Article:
WORLD
July 5, 2013 | By Henry Chu, This post has been updated. See the notes below for details.
LONDON -- Pope Francis issued the first encyclical of his papacy Friday, a reflection on faith meant to illuminate the mind of God but also revealing someone else's: Benedict XVI's. The document -- the highest form of papal teaching -- was signed only by Francis, but he acknowledged that it was based on an initial draft written by his retired predecessor, supplemented with “a few contributions of my own.” The encyclical calls on Roman Catholics not just to believe in Christ but to manifest God's “supernatural” gift of faith in church and society.
CALIFORNIA | LOCAL
January 11, 2011 | By Mitchell Landsberg, Los Angeles Times
Roman Catholic Bishop John J. Ward of Los Angeles, who had been one of three surviving American bishops who participated in the groundbreaking Second Vatican Council in the early 1960s, died Sunday in Culver City. He was 90. Ward died of complications from old age, according to a statement from his family. A Los Angeles native, Ward served the local archdiocese for just over 50 years as a priest and bishop, establishing several benchmarks along the way. He was the last priest ordained by the first archbishop of Los Angeles, John J. Cantwell, and the first graduate of St. John's Seminary in Camarillo to become a bishop.
WORLD
July 5, 2013 | By Henry Chu, This post has been updated. See the notes below for details.
LONDON -- Pope Francis issued the first encyclical of his papacy Friday, a reflection on faith meant to illuminate the mind of God but also revealing someone else's: Benedict XVI's. The document -- the highest form of papal teaching -- was signed only by Francis, but he acknowledged that it was based on an initial draft written by his retired predecessor, supplemented with “a few contributions of my own.” The encyclical calls on Roman Catholics not just to believe in Christ but to manifest God's “supernatural” gift of faith in church and society.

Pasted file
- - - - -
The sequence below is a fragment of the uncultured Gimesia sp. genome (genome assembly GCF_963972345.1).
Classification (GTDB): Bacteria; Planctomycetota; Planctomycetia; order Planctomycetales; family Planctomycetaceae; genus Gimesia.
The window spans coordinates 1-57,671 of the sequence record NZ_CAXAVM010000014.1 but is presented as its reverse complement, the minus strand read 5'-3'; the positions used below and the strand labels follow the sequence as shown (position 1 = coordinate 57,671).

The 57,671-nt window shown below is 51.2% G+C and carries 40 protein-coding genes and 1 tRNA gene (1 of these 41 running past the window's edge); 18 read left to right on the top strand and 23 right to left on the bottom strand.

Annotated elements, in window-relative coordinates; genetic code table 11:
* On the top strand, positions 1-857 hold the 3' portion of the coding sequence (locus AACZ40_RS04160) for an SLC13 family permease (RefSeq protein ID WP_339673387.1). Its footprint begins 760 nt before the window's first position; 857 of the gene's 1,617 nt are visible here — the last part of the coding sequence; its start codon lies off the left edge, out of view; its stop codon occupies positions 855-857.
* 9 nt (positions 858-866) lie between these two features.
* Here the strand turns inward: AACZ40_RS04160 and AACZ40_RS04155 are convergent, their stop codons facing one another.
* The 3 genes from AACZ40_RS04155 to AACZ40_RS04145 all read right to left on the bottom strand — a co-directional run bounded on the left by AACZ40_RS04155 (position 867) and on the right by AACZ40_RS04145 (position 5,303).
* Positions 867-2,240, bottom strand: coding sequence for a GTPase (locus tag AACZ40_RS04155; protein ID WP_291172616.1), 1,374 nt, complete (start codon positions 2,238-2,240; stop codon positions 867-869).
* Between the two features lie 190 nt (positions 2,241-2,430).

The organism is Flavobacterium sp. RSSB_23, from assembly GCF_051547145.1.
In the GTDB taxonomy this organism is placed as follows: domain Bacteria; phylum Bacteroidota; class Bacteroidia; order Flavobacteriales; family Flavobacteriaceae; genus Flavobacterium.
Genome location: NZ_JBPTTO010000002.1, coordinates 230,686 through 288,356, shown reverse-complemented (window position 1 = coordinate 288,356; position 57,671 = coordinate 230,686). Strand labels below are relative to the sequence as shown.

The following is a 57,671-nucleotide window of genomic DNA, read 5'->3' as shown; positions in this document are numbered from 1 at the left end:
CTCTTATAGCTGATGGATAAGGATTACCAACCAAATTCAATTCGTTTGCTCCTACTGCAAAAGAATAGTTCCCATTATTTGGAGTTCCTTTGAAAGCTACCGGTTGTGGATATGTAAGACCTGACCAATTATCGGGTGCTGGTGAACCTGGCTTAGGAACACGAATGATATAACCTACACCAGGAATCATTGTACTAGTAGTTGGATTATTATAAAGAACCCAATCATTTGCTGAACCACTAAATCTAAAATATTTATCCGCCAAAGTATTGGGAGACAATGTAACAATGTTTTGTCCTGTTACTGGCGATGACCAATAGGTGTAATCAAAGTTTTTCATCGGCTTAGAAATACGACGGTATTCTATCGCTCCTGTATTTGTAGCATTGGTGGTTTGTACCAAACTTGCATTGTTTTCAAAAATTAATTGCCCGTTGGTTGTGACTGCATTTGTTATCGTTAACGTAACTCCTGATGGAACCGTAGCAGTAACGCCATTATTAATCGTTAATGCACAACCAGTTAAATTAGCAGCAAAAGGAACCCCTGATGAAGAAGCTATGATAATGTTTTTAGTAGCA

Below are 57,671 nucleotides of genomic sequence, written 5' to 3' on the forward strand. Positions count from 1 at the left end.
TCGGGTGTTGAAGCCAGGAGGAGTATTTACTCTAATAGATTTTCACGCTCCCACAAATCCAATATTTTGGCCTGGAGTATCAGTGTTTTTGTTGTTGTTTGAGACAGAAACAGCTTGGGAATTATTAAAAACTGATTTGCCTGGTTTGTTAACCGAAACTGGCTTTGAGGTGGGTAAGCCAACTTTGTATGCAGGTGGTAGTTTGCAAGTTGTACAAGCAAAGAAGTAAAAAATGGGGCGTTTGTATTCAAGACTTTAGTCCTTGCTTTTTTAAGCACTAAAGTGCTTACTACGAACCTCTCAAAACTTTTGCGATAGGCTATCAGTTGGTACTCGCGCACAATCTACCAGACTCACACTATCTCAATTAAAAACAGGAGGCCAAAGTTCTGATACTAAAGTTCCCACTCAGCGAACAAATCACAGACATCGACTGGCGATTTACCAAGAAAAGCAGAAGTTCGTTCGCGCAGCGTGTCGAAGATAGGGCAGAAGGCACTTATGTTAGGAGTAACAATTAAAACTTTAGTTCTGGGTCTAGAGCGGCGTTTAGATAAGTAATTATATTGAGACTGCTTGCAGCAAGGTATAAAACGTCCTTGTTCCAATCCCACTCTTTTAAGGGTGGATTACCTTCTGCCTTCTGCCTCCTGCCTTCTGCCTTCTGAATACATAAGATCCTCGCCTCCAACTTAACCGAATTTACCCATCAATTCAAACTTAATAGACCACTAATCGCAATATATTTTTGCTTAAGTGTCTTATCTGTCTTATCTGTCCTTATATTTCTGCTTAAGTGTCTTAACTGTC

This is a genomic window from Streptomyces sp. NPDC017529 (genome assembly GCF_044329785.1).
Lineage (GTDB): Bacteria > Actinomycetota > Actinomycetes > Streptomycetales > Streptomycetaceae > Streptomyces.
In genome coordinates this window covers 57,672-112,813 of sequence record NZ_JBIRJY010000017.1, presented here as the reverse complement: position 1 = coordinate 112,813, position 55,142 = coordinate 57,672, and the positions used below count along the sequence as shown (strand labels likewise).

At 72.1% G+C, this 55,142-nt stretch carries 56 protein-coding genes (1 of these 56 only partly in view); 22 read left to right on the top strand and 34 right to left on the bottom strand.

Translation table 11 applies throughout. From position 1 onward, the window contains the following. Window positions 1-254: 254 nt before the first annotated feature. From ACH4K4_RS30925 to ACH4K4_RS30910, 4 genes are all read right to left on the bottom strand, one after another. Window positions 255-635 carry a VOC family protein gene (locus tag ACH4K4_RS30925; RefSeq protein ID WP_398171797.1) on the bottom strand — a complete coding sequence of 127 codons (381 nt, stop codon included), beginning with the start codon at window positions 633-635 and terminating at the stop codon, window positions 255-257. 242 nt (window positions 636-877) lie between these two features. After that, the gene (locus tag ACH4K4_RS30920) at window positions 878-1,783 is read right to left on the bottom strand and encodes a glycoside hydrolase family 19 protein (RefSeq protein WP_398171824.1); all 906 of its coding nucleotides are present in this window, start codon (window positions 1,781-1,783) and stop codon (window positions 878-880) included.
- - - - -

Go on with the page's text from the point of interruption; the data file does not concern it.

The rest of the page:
WORLD
April 27, 2014 | By Patrick J. McDonnell and Tom Kington
Reporting From Vatican City -- Pope Francis proclaimed sainthood Sunday for two former pontiffs, John Paul II and John XXIII, marking  the first time in the  church's long history that two ex-popes have been canonized at the same time. Hundreds of thousands of pilgrims and visitors crammed into St. Peter's Square and nearby streets for the solemn ceremony, which was followed by a Mass celebrated by Pope Francis. Adding to the uniqueness of the event was the presence of a former pope, Benedict XVI, Francis' predecessor, who stepped down last year in a rare example of a pope retiring.
CALIFORNIA | LOCAL
August 29, 2006 | From Times Wire Reports
Sister Mary Luke Tobin, 98, the only American woman to participate in the Roman Catholic Church's Second Vatican Council, died Thursday in Nerinx, Ky. Tobin, a former superior general and president of the Sisters of Loretto order from 1958 to 1970, died at the order's motherhouse in Nerinx, where she retired in 1999. When she was invited to Rome, she was president of the Leadership Conference of Women Religious, a group of leaders from U.S. congregations of nuns.
CALIFORNIA | LOCAL
March 9, 2003 | Larry B. Stammer, Times Staff Writer
The Most Rev. Harry A. Clinch, the first bishop of the Roman Catholic Diocese of Monterey and a participant in the historic Second Vatican Council, died Saturday at his home in Santa Cruz. He was 94. A spokesman for the diocese said Clinch, a bishop for 46 years, died of complications from pneumonia. "Those whom Bishop Clinch served as priest and bishop remember him as a gentle and compassionate shepherd," Monterey Bishop Sylvester D. Ryan said Saturday.